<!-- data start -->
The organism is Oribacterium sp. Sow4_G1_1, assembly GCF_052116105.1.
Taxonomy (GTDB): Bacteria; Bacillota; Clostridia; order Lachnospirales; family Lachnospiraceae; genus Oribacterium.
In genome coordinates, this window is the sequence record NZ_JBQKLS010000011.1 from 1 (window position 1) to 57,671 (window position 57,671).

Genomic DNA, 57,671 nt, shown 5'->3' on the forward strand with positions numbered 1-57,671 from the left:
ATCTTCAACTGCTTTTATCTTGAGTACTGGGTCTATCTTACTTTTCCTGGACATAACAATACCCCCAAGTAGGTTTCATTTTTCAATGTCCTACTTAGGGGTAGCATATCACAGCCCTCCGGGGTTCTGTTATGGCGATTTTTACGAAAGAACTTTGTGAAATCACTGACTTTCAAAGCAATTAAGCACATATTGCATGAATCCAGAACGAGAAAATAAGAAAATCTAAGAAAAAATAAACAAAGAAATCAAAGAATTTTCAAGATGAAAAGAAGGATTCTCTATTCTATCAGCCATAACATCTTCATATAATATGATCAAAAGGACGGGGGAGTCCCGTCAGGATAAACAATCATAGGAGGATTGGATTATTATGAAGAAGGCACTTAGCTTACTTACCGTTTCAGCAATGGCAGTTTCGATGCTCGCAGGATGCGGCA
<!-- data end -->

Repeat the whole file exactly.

The organism is Oribacterium sp. Sow4_G1_1, assembly GCF_052116105.1.
Taxonomy (GTDB): Bacteria; Bacillota; Clostridia; order Lachnospirales; family Lachnospiraceae; genus Oribacterium.
In genome coordinates, this window is the sequence record NZ_JBQKLS010000011.1 from 1 (window position 1) to 57,671 (window position 57,671).

Genomic DNA, 57,671 nt, shown 5'->3' on the forward strand with positions numbered 1-57,671 from the left:
ATCTTCAACTGCTTTTATCTTGAGTACTGGGTCTATCTTACTTTTCCTGGACATAACAATACCCCCAAGTAGGTTTCATTTTTCAATGTCCTACTTAGGGGTAGCATATCACAGCCCTCCGGGGTTCTGTTATGGCGATTTTTACGAAAGAACTTTGTGAAATCACTGACTTTCAAAGCAATTAAGCACATATTGCATGAATCCAGAACGAGAAAATAAGAAAATCTAAGAAAAAATAAACAAAGAAATCAAAGAATTTTCAAGATGAAAAGAAGGATTCTCTATTCTATCAGCCATAACATCTTCATATAATATGATCAAAAGGACGGGGGAGTCCCGTCAGGATAAACAATCATAGGAGGATTGGATTATTATGAAGAAGGCACTTAGCTTACTTACCGTTTCAGCAATGGCAGTTTCGATGCTCGCAGGATGCGGCA